KUALA LUMPUR, Feb 27 ― The Customs Department’s move to proceed with prosecuting the operator of a duty-free store in Perak by slapping 600 charges on Thursday on the company and its directors could amount to malicious prosecution and prosecutorial misconduct, lawyers for the company have suggested.
This was because the Customs Department’s duty-free licence condition ― which the company was accused of breaching under the 600 charges ― had been quashed by the Court of Appeal, while the Customs Department had previously failed in its bid to appeal to the Federal Court.
The company in this case is Seruntun Maju Sdn Bhd, which has been operating since 1991 and with its main business being a duty-free shop in the border town of Pengkalan Hulu, Perak, which is located as what is known as the “buffer zone” or between Malaysia and Thailand’s immigration checkpoints.
The Customs Department had granted renewable two-year duty-free licences to Seruntun Maju since 1993, but added new conditions to the licence via an Appendix D issued on November 5, 2014 and again issued on September 14, 2016.
In both situations, the Appendix D or additional set of conditions were only issued months after the two-year duty-free licences for 2014 and 2016 were issued to the company, respectively on June 2, 2014 and June 1, 2016.
Under Appendix D’s paragraph 19, Seruntun Maju was required to prepare records of sales receipts with the full name, travel document number and vehicle number of the duty-free store’s customers.
Seruntun Maju had later told the Customs Department that it could not possibly state the customers’ names and passport numbers in the cash sale receipts, as most of its customers are from Thailand and are allowed to make purchases at the duty-free store without entering Malaysia as it is located at the buffer zone between Malaysia and Thai borders, with such procedure in place since the 1990s.
On November 23, 2017, Seruntun Maju challenged the legality of the additional conditions in Appendix D which the Customs Department said it had breached, with the company’s court challenge being through a judicial review at the High Court against the Perak Customs director-general and the Customs director-general.
The High Court on June 29, 2018 dismissed Seruntun Maju’s challenge by ruling among other things that the Customs Department is allowed to issue any conditions for duty-free shop licences and at any time even after the licence is issued.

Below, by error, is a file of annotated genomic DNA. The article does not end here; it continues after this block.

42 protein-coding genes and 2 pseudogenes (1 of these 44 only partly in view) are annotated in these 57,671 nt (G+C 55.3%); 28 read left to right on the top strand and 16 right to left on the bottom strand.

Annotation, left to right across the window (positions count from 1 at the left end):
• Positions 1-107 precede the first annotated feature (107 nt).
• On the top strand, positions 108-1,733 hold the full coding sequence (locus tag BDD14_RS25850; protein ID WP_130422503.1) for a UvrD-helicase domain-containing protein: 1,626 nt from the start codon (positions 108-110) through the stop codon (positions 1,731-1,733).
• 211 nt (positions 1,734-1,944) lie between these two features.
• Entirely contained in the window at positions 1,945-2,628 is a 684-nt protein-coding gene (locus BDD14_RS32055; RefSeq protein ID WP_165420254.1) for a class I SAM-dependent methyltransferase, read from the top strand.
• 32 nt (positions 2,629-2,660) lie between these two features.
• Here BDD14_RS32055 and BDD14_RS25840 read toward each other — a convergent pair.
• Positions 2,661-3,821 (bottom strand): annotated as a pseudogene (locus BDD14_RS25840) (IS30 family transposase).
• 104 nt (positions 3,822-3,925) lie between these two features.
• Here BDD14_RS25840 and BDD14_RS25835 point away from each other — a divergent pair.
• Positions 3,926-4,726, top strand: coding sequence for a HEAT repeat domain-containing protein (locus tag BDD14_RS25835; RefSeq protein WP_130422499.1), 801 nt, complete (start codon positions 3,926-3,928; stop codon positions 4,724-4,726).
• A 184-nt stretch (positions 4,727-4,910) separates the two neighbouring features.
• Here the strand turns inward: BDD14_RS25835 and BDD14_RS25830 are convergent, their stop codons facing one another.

Seruntun Maju then appealed to the Court of Appeal, which ruled in the company’s favour on June 18, 2020.
In the judgment written by Court of Appeal judge Datuk Hanipah Farikullah, she said Section 65D(2) of the Customs Act 1967 clearly states that licences for duty-free shop operations are subject to conditions that may be specified in the licence.
The Court of Appeal also found that there were no provisions under Section 65D that allows the Customs Department to modify and vary the licence or add new and further conditions after the duty-free licence had been issued to Seruntun Maju, before proceeding to quash the additional conditions in Appendix D.
On January 11, 2021, the Federal Court rejected the Customs Department’s leave to appeal the Court of Appeal’s decision.
Singapore-incorporated firm Duty Free International Limited (DFIL) had in a February 25, 2021 company announcement to the Singapore stock exchange noted that Malaysia’s Customs Department had on February 25 brought criminal charges against its subsidiary Seruntun Maju and officers for breaching duty-free licence conditions, but pointed out that the very same conditions had been quashed after a court process.
National news agency Bernama reported that 600 charges were read out on February 25 in the Magistrates Court in Pengkalan Hulu for about eight hours from noon until 8pm to three Seruntun Maju directors Ahmad Zubir Khalid, Ong Bok Siong, Mohd Radzuan Abdullah and the company Seruntun Maju as represented by its manager Chin Chin Jun.
With 150 chargers each read out separately to the three directors and the company as represented by its manager, all of them pleaded not guilty and claimed trial, with the four allowed bail at RM10,000 each with one surety.
The charges were based on the company’s alleged failure to comply with the licence conditions in Item 19 requiring sales receipts to contain the duty-free store’s customers’ full name, travel document number and vehicle number and were allegedly committed at the duty-free shopping complex in Pengkalan Hulu on September 9, 2015, with the charges under Section 65D which is punishable by a fine of up to RM20,000 or fine of up to five years or both upon conviction.
Seruntun Maju and the three directors were represented by Rosli Dahlan Saravana Partnership’s lawyer Louis Liaw Vern Xien, while the prosecution was led by Perak Customs director-general Mohamad Saprin.
The criminal case is set to come up for mention on April 8.
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